Thursday, January 21, 2016

Campaign Targets 86 Million American Adults with Prediabetes

Losing weight and being healthier are at the top of everyone’s New Year’s resolutions. But, despite the best intentions, work, kids, and social events often push lifestyle changes to the bottom of the list. While many are familiar with type 2 diabetes, fewer are aware of prediabetes, a serious health condition that affects 86 million Americans (more than 1 in 3) and often leads to type 2 diabetes. People with prediabetes have higher than normal blood glucose (sugar) levels, but not high enough yet to be diagnosed with type 2 diabetes.

Nearly 90 percent of people with prediabetes don’t know they have it and aren’t aware of the long-term risks to their health, including type 2 diabetes, heart attack, and stroke. Current trends suggest that, if not treated, 15 to 30 percent of people with prediabetes will develop type 2 diabetes within five years. The good news is that prediabetes often can be reversed through weight loss, diet changes and increased physical activity. Diagnosis is key: research shows that once people are aware of their condition, they are much more likely to make the necessary lifestyle changes.

To raise awareness and help people with prediabetes know where they stand and how to prevent type 2 diabetes, the American Diabetes Association (ADA), the American Medical Association (AMA), and the Centers for Disease Control and Prevention (CDC) have partnered with the Ad Council to launch the first national public service advertising (PSA) campaign about prediabetes. The PSA campaign, featuring first-of-its-kind communications techniques, was developed pro bono by Ogilvy & Mather New York for the Ad Council.

The campaign launched today and has a simple but strong message: No one is excused from prediabetes. Humorous PSAs in English and Spanish encourage people to take a short online test at to learn their risk. People can also take the risk test in real-time through interactive TV and radio PSAs, and learn more about the risk factors associated with the condition. The campaign website features lifestyle tips and links to CDC’s National Diabetes Prevention Program, which connects visitors to a registry of CDC-recognized programs across the country. The campaign also includes an integrated SMS texting initiative which will allow people to take the risk test via text message and receive ongoing support and lifestyle tips.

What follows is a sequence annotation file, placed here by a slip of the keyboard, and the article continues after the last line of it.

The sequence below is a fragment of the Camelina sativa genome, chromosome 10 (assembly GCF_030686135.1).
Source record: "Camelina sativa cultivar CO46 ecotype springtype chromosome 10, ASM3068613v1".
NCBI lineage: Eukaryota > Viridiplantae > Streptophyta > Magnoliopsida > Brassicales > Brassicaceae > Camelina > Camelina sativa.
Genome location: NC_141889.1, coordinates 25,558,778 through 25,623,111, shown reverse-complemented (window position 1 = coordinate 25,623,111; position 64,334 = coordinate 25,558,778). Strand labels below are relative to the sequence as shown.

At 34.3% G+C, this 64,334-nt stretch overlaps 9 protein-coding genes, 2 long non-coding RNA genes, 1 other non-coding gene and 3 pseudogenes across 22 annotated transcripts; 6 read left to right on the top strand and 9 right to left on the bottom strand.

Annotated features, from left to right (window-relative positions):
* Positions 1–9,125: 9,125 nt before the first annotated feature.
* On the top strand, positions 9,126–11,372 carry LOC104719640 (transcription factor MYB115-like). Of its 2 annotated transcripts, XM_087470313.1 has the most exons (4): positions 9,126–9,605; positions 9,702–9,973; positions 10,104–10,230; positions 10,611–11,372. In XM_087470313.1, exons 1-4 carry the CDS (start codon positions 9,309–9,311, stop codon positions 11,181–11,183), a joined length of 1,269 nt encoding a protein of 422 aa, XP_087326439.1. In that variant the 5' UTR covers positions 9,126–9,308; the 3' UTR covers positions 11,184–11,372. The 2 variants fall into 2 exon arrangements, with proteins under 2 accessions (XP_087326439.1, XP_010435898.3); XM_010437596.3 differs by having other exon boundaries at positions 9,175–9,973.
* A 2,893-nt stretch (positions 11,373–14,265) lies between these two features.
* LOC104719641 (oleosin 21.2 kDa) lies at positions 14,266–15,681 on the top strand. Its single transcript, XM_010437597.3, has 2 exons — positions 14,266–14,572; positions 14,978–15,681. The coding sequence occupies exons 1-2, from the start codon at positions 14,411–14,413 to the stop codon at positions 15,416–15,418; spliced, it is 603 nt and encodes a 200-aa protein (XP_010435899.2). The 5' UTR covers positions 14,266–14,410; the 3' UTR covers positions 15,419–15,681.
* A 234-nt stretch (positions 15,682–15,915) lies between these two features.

“Awareness is crucial in the effort to stop type 2 diabetes,” said David Marrero, Ph.D., Director of the Diabetes Translation Research Center at the Indiana University School of Medicine and former President, Health Care & Education at the American Diabetes Association. “Take one minute to take the risk test today and share it with your loved ones. The prediabetes risk test will help you know where you stand and help us get closer to our vision of a life free of diabetes and all of its burdens.”

“Knowing that you have prediabetes is just the first step in preventing the onset of type 2 diabetes,” said AMA President-Elect Andrew W. Gurman, M.D. “As soon as someone discovers they may be at risk of prediabetes, they should talk with their physician about further testing to confirm their diagnosis and discuss the necessary lifestyle changes needed to help prevent type 2 diabetes.”

“For the 86 million Americans with prediabetes, we need to communicate a sense of urgency -- that it’s time to take action,” said Ann Albright, Ph.D., R.D., director of CDC’s Division of Diabetes Translation. “By participating in a CDC-recognized diabetes prevention program, people with prediabetes can learn practical, real-life changes and cut their risk for developing type 2 diabetes by 58 percent.”

“I think the scary thing is that this really touches everyone – 1 in 3 could be your brother or sister, your best friend or partner,” said Lisa Sherman, President and CEO of the Ad Council. “Our hope is that this online test and other campaign materials make it easy for people to know where they stand, and will motivate them to take steps to reverse their condition.”

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